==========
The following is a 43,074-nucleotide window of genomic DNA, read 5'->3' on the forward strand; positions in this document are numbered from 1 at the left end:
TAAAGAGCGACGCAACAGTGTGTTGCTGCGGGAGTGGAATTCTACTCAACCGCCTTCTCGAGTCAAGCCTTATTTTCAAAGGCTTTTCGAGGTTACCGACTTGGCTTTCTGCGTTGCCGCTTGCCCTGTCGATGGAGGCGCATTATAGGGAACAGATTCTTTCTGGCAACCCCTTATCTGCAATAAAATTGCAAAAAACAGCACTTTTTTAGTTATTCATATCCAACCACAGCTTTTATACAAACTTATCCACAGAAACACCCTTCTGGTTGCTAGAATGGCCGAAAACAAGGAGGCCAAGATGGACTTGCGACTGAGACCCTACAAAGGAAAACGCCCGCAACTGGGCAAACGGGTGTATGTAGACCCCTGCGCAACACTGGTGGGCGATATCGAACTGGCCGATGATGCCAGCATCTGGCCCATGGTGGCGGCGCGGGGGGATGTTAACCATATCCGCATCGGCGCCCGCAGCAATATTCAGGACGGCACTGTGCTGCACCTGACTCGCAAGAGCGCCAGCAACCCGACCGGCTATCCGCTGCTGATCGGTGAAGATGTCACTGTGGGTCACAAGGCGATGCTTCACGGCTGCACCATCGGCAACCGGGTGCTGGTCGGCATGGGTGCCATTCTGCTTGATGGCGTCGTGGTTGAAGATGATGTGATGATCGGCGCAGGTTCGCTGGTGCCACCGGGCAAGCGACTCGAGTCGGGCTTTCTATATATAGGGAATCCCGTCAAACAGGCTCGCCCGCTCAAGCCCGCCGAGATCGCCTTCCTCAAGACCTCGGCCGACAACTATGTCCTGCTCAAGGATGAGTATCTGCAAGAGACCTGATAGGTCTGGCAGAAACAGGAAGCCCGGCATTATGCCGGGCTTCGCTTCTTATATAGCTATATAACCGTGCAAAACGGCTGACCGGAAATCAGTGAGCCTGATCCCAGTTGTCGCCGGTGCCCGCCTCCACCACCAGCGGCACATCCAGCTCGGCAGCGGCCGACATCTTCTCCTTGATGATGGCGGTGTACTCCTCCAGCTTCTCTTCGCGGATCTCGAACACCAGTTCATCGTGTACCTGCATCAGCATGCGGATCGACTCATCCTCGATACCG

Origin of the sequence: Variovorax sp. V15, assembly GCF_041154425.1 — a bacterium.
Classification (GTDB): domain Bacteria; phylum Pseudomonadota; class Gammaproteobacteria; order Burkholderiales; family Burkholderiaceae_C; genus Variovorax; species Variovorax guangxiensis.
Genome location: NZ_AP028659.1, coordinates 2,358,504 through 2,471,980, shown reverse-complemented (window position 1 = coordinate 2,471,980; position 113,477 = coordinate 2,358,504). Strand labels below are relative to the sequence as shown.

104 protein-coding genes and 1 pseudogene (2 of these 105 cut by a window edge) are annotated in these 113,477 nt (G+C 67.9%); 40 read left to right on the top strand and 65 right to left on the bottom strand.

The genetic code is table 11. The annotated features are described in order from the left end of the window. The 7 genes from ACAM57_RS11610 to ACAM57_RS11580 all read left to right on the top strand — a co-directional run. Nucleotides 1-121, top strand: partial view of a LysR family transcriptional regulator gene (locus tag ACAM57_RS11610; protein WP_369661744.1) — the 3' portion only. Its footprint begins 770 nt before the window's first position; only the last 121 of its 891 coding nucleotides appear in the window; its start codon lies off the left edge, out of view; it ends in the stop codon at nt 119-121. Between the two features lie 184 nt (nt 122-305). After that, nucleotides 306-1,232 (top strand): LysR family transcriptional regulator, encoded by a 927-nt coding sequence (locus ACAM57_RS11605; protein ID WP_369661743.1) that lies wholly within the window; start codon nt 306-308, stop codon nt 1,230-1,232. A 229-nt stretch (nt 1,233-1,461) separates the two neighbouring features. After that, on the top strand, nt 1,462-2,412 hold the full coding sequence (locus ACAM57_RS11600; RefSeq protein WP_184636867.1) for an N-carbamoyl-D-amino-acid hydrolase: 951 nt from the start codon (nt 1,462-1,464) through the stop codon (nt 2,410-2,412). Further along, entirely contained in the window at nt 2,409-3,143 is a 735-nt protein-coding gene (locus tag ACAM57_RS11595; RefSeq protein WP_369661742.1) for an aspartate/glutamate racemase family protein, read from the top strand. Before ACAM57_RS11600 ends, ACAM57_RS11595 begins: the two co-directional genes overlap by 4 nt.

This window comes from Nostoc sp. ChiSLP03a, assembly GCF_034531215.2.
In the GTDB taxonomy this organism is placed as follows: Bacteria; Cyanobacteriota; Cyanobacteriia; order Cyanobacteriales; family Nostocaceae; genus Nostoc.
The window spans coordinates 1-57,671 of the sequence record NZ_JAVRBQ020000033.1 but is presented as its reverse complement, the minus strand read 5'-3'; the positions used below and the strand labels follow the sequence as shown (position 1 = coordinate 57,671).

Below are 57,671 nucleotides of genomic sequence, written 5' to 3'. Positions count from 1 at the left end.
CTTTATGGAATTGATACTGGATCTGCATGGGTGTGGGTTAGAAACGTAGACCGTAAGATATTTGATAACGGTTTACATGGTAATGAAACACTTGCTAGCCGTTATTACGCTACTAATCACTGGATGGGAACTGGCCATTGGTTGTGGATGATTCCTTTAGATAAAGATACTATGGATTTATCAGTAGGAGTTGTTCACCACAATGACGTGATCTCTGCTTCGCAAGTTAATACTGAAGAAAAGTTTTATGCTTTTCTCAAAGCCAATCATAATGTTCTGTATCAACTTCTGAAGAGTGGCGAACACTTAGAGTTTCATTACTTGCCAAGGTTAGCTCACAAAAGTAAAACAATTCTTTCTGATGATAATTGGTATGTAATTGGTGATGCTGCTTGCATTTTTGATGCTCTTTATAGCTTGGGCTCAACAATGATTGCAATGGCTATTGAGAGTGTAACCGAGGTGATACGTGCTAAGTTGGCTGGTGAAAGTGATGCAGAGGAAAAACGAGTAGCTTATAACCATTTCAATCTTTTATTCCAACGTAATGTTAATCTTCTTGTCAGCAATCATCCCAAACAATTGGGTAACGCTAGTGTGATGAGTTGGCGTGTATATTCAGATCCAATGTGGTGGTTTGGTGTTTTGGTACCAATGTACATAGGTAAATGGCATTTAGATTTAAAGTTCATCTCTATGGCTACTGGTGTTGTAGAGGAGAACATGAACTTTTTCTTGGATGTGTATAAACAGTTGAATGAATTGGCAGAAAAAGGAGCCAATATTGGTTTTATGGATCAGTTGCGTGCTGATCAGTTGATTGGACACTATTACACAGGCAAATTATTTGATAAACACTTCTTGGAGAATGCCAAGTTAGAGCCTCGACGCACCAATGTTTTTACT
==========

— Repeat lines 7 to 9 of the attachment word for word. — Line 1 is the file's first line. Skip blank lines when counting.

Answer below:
The genetic code is table 11. The annotated features are described in order from the left end of the window. The 7 genes from ACAM57_RS11610 to ACAM57_RS11580 all read left to right on the top strand — a co-directional run. Nucleotides 1-121, top strand: partial view of a LysR family transcriptional regulator gene (locus tag ACAM57_RS11610; protein WP_369661744.1) — the 3' portion only. Its footprint begins 770 nt before the window's first position; only the last 121 of its 891 coding nucleotides appear in the window; its start codon lies off the left edge, out of view; it ends in the stop codon at nt 119-121. Between the two features lie 184 nt (nt 122-305). After that, nucleotides 306-1,232 (top strand): LysR family transcriptional regulator, encoded by a 927-nt coding sequence (locus ACAM57_RS11605; protein ID WP_369661743.1) that lies wholly within the window; start codon nt 306-308, stop codon nt 1,230-1,232. A 229-nt stretch (nt 1,233-1,461) separates the two neighbouring features. After that, on the top strand, nt 1,462-2,412 hold the full coding sequence (locus ACAM57_RS11600; RefSeq protein WP_184636867.1) for an N-carbamoyl-D-amino-acid hydrolase: 951 nt from the start codon (nt 1,462-1,464) through the stop codon (nt 2,410-2,412). Further along, entirely contained in the window at nt 2,409-3,143 is a 735-nt protein-coding gene (locus tag ACAM57_RS11595; RefSeq protein WP_369661742.1) for an aspartate/glutamate racemase family protein, read from the top strand. Before ACAM57_RS11600 ends, ACAM57_RS11595 begins: the two co-directional genes overlap by 4 nt.

This window comes from Nostoc sp. ChiSLP03a, assembly GCF_034531215.2.
In the GTDB taxonomy this organism is placed as follows: Bacteria; Cyanobacteriota; Cyanobacteriia; order Cyanobacteriales; family Nostocaceae; genus Nostoc.